A mix of indoor, outdoor and virtual events featuring live-scored dance film, live abstract painting, literary and visual arts documentaries, galleries filled with painting, drawing, sculpture and photography, benefits for a photo center and progressive democracy, new mixed media installations at the craft museum, avant-garde archive-diving cinema, and immersive sci-fi theater.
Friday, October 1
ALGREN (Virtual & Live) at Laemmle’s. The new feature documentary ALGREN is a journey through the gritty world, brilliant mind, and noble heart of writer Nelson Algren. Exploding onto the national scene in 1950 after winning the first-ever National Book Award for The Man with the Golden Arm, Algren defined post-war American urban fiction with his gritty, brilliant depiction of working class Chicago. Including never-before-seen archival footage, newly uncovered audio recordings and his own rarely seen, personal photo collages, the film charts the rise and fall of a man whose transgressions, compassion and thirst for justice pushed him to dedicate his life and career to giving a voice to the voiceless. The film is an intimate, witty and even antagonistic portrait of a tireless champion of America’s most marginalized. Opens Friday, October 1; filmmaker Michael Caplan will introduce and participate in a Q&A after the 4:30pm screening at the Monica Film Center on Saturday, October 2; laemmle.com.
Cellista at Santa Monica Playhouse. Performance artist Cellista’s stage poems are acts of resistance art, investigating the ruptures of daily life. They are politically concerned, observant, and revealing, breaking down the borders between audiences and performers, disciplines and genres. Her newest release, Pariah, is an operatic fairytale with semi-autobiographical overtones that explores issues of othering and exile within our communities. Tonight’s release party is an immersive live-scored dance film directed and live-scored by Cellista with members of her chamber ensemble. Americana band Foxgloves will provide the overture performance and noted butoh dancer Ibuki Kuramochi will perform the prologue. 1211 4th St., Santa Monica; Friday, October 1, 7:30pm; by donation; cellista.net.
Carlos Almaraz: Playing With Fire at the Highland Park Independent Film Festival. HPIFF is a grassroots organization, dedicated to inviting filmmakers who are producing the most unique and captivating independent cinema today to share their work with the Highland Park community. This year’s iteration kicks off with a screening of the brilliant documentary, Carlos Almaraz: Playing With Fire — a treasure trove of archival footage of Almaraz during his tragically short life, and interviews with art world figures and beloved friends and colleagues done after his untimely death and more recently, on the occasion of his massive LACMA survey. From a gloriously bohemian youth in NYC to foundational work as a pillar of Chicano style in important contemporary art, and dedicated family man, Almaraz’s life is as colorful, explosive, and full of surprises as his seminal art. Highland Theater, 5604 N. Figueroa, Highland Park; Friday, October 1, 8pm; festival continues with screenings all weekend; free; hpifilmfest.com.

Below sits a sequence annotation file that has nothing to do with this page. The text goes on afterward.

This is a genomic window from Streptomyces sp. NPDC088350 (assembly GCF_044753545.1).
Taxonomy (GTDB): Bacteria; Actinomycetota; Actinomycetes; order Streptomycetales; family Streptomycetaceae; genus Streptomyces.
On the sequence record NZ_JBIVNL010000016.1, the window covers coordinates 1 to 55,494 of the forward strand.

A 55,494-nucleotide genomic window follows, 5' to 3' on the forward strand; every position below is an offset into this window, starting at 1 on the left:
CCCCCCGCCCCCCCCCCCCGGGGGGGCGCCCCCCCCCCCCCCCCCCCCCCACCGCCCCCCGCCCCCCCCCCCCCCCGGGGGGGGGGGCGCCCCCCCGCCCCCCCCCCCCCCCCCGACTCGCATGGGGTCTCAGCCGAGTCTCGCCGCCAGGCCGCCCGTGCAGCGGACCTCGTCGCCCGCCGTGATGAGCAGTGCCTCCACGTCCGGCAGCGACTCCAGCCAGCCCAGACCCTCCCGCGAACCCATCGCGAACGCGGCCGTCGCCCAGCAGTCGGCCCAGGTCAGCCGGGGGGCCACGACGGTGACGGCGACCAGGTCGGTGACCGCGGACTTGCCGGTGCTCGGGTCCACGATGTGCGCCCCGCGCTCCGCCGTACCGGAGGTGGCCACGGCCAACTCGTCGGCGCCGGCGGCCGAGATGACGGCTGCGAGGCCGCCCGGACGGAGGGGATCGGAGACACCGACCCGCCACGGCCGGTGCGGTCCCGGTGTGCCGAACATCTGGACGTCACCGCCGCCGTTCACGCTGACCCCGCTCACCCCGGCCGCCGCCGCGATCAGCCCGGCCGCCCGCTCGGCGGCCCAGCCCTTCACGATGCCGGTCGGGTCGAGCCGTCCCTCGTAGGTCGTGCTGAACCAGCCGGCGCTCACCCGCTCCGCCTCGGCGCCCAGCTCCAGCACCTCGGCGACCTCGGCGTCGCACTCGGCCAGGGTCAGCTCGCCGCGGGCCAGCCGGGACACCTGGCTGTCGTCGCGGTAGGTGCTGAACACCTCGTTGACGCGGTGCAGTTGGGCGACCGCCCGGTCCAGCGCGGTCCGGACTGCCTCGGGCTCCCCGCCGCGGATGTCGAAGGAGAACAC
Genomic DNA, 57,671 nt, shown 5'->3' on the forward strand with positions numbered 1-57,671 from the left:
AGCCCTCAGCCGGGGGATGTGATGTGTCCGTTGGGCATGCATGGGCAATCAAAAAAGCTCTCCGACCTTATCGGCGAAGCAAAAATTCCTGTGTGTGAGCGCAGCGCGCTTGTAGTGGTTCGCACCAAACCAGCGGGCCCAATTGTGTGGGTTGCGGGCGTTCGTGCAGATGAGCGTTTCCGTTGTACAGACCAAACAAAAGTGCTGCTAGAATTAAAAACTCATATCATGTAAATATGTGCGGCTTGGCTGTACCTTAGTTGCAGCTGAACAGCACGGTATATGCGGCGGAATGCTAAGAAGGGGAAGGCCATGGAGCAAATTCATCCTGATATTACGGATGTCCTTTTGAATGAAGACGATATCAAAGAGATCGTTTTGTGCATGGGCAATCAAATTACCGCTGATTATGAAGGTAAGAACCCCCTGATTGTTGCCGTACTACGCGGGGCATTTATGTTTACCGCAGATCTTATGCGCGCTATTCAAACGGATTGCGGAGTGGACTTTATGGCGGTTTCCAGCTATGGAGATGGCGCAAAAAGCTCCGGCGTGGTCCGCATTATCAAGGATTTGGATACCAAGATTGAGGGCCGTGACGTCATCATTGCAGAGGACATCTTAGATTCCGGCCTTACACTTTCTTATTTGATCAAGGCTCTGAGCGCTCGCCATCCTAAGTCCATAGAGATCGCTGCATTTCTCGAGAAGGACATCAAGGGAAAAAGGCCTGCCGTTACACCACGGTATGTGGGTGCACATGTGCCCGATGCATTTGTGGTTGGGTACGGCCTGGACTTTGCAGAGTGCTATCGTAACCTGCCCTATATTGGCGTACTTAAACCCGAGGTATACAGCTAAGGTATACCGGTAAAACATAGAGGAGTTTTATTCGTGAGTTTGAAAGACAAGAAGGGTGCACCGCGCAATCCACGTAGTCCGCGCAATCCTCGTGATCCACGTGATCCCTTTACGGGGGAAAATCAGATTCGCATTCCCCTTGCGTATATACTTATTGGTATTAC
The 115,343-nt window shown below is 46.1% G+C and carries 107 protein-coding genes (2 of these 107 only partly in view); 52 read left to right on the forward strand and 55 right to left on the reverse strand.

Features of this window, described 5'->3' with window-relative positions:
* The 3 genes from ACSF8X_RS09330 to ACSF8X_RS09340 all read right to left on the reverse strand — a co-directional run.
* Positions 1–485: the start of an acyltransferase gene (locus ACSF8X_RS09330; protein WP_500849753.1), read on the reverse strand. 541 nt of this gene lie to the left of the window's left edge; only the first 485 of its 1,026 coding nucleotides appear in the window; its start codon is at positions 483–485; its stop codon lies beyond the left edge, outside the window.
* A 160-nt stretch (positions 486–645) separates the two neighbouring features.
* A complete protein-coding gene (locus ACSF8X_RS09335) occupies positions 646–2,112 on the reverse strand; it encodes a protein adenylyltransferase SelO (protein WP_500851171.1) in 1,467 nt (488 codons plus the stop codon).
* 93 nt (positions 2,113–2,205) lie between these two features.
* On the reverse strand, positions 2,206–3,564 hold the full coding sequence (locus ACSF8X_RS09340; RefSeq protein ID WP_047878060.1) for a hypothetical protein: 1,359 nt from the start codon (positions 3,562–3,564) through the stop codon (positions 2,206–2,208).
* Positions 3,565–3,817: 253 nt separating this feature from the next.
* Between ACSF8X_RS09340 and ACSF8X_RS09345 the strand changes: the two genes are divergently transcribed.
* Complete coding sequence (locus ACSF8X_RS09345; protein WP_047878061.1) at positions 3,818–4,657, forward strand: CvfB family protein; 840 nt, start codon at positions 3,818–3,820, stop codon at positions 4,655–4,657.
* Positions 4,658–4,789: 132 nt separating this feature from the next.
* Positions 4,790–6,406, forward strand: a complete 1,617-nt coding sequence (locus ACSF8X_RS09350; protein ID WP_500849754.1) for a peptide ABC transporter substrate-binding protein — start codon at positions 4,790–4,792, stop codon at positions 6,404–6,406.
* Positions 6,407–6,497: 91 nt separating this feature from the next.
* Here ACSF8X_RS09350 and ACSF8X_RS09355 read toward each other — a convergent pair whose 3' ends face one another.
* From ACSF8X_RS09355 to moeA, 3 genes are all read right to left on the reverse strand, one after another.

Saturday, October 2
TOMO77: Pandemonium and Dan Barry: The Florist and Garden Miscellany, at La Luz de Jesus. While TOMO77’s prophetic style highlights the dangers of unchecked media consumption, abuse of power, and approaching environmental catastrophes, it also prompts us to imagine another way: Light in the darkness, healing and forgiveness amongst the abuse, and togetherness within the division. Barry combines the marks of his hand with vintage mixed media, reflecting these difficult times in an exploration of loss, life and mortality, as well as our deep ongoing desire for deep human connection. His work invites us to reflect and embrace the place of love, loss and the passage of time in our own lives. 4633 Hollywood Blvd., Los Feliz; October 2 – 31; free; laluzdejesus.com.
Kwame Brathwaite: Changing Times, at Philip Martin Gallery. An exhibition of never-before-seen works by photographer Kwame Brathwaite (b. 1938, Brooklyn). Shot between 1965-1975, Brathwaite’s thoughtful, strikingly beautiful images depict love and unity across the Black diaspora. In photographs exploring Black subjectivity and viewership, Brathwaite, a leading architect of “Black is Beautiful,” demonstrates that the power to construct one’s own image is a vital tool for freedom, dignity, and self-determination.Brathwaite’s photographs recognize the power of image, and just as importantly, the power of people. His subjects are actual individuals with their own agency and stories to tell. 2712 S. La Cienega, Culver City; On view October 2 – November 13; free; philipmartingallery.com.
Amelia Lockwood: Mondegreen Nursery at Odd Ark L.A. Lockwood uses clay with etched, glazed surfaces to manifest in physical form 3-D cartographies of interdimensional self-realization, tracing connections from ancient, esoteric and spiritual maps to the constructs of modern-day board games. The artist’s use of symmetry suggests that the forms are sprouting outwards, or moving towards a central omega point. This symmetry sets up mandala-like arenas or amphitheaters: a place for congregation, theater, and game. Some forms also appear to be candelabras, which furthers the feeling of ritual as well as illumination within the inner and outer cosmology of psychic play. 7101 N. Figueroa, Highland Park; Artist reception: Saturday, October 2, 4-7pm; on view through November 5; free; oddarkla.com.